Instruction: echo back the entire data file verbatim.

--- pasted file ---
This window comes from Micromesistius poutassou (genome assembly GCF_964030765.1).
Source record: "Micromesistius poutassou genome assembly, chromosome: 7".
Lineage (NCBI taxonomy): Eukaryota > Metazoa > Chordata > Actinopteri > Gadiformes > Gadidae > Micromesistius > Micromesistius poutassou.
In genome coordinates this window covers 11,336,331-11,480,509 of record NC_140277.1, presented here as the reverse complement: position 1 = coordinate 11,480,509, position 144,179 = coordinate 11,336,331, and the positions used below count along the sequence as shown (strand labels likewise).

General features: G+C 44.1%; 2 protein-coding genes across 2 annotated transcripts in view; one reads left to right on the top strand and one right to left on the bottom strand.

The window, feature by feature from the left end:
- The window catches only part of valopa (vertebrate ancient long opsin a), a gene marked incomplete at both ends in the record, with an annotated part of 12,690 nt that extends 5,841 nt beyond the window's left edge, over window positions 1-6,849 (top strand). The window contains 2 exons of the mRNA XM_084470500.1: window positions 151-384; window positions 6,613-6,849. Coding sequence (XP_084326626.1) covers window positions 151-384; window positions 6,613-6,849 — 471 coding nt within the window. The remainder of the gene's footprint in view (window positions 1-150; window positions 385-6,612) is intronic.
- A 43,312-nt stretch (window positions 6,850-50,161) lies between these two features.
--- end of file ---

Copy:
This window comes from Micromesistius poutassou (genome assembly GCF_964030765.1).
Source record: "Micromesistius poutassou genome assembly, chromosome: 7".
Lineage (NCBI taxonomy): Eukaryota > Metazoa > Chordata > Actinopteri > Gadiformes > Gadidae > Micromesistius > Micromesistius poutassou.
In genome coordinates this window covers 11,336,331-11,480,509 of record NC_140277.1, presented here as the reverse complement: position 1 = coordinate 11,480,509, position 144,179 = coordinate 11,336,331, and the positions used below count along the sequence as shown (strand labels likewise).

General features: G+C 44.1%; 2 protein-coding genes across 2 annotated transcripts in view; one reads left to right on the top strand and one right to left on the bottom strand.

The window, feature by feature from the left end:
- The window catches only part of valopa (vertebrate ancient long opsin a), a gene marked incomplete at both ends in the record, with an annotated part of 12,690 nt that extends 5,841 nt beyond the window's left edge, over window positions 1-6,849 (top strand). The window contains 2 exons of the mRNA XM_084470500.1: window positions 151-384; window positions 6,613-6,849. Coding sequence (XP_084326626.1) covers window positions 151-384; window positions 6,613-6,849 — 471 coding nt within the window. The remainder of the gene's footprint in view (window positions 1-150; window positions 385-6,612) is intronic.
- A 43,312-nt stretch (window positions 6,850-50,161) lies between these two features.